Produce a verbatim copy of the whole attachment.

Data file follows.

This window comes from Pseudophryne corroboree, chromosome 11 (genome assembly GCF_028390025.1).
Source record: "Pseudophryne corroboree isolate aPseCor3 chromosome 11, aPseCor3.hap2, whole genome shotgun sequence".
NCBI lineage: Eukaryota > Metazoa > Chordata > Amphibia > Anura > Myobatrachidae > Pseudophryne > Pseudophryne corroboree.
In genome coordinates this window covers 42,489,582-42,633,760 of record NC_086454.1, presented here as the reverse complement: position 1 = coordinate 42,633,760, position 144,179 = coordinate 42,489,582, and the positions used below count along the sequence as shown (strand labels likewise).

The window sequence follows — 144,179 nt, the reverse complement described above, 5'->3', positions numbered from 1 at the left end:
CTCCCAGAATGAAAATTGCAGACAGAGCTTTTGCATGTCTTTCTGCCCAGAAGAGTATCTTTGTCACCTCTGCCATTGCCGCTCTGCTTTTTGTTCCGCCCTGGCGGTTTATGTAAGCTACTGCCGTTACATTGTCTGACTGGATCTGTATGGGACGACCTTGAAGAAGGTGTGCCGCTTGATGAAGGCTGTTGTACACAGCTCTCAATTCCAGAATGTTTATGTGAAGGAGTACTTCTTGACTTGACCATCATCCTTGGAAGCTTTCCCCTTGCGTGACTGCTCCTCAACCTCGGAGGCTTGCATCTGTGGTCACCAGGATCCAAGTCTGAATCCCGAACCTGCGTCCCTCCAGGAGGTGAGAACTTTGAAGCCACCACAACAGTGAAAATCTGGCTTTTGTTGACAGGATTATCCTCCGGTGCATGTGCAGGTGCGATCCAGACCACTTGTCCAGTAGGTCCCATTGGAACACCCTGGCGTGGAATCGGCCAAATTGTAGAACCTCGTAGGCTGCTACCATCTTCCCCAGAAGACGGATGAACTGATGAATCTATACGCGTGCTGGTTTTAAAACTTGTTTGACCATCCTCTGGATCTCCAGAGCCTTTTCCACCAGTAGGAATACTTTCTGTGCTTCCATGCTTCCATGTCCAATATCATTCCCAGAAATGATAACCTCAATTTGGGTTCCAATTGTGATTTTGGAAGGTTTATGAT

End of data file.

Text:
This window comes from Pseudophryne corroboree, chromosome 11 (genome assembly GCF_028390025.1).
Source record: "Pseudophryne corroboree isolate aPseCor3 chromosome 11, aPseCor3.hap2, whole genome shotgun sequence".
NCBI lineage: Eukaryota > Metazoa > Chordata > Amphibia > Anura > Myobatrachidae > Pseudophryne > Pseudophryne corroboree.
In genome coordinates this window covers 42,489,582-42,633,760 of record NC_086454.1, presented here as the reverse complement: position 1 = coordinate 42,633,760, position 144,179 = coordinate 42,489,582, and the positions used below count along the sequence as shown (strand labels likewise).

The window sequence follows — 144,179 nt, the reverse complement described above, 5'->3', positions numbered from 1 at the left end:
CTCCCAGAATGAAAATTGCAGACAGAGCTTTTGCATGTCTTTCTGCCCAGAAGAGTATCTTTGTCACCTCTGCCATTGCCGCTCTGCTTTTTGTTCCGCCCTGGCGGTTTATGTAAGCTACTGCCGTTACATTGTCTGACTGGATCTGTATGGGACGACCTTGAAGAAGGTGTGCCGCTTGATGAAGGCTGTTGTACACAGCTCTCAATTCCAGAATGTTTATGTGAAGGAGTACTTCTTGACTTGACCATCATCCTTGGAAGCTTTCCCCTTGCGTGACTGCTCCTCAACCTCGGAGGCTTGCATCTGTGGTCACCAGGATCCAAGTCTGAATCCCGAACCTGCGTCCCTCCAGGAGGTGAGAACTTTGAAGCCACCACAACAGTGAAAATCTGGCTTTTGTTGACAGGATTATCCTCCGGTGCATGTGCAGGTGCGATCCAGACCACTTGTCCAGTAGGTCCCATTGGAACACCCTGGCGTGGAATCGGCCAAATTGTAGAACCTCGTAGGCTGCTACCATCTTCCCCAGAAGACGGATGAACTGATGAATCTATACGCGTGCTGGTTTTAAAACTTGTTTGACCATCCTCTGGATCTCCAGAGCCTTTTCCACCAGTAGGAATACTTTCTGTGCTTCCATGCTTCCATGTCCAATATCATTCCCAGAAATGATAACCTCAATTTGGGTTCCAATTGTGATTTTGGAAGGTTTATGAT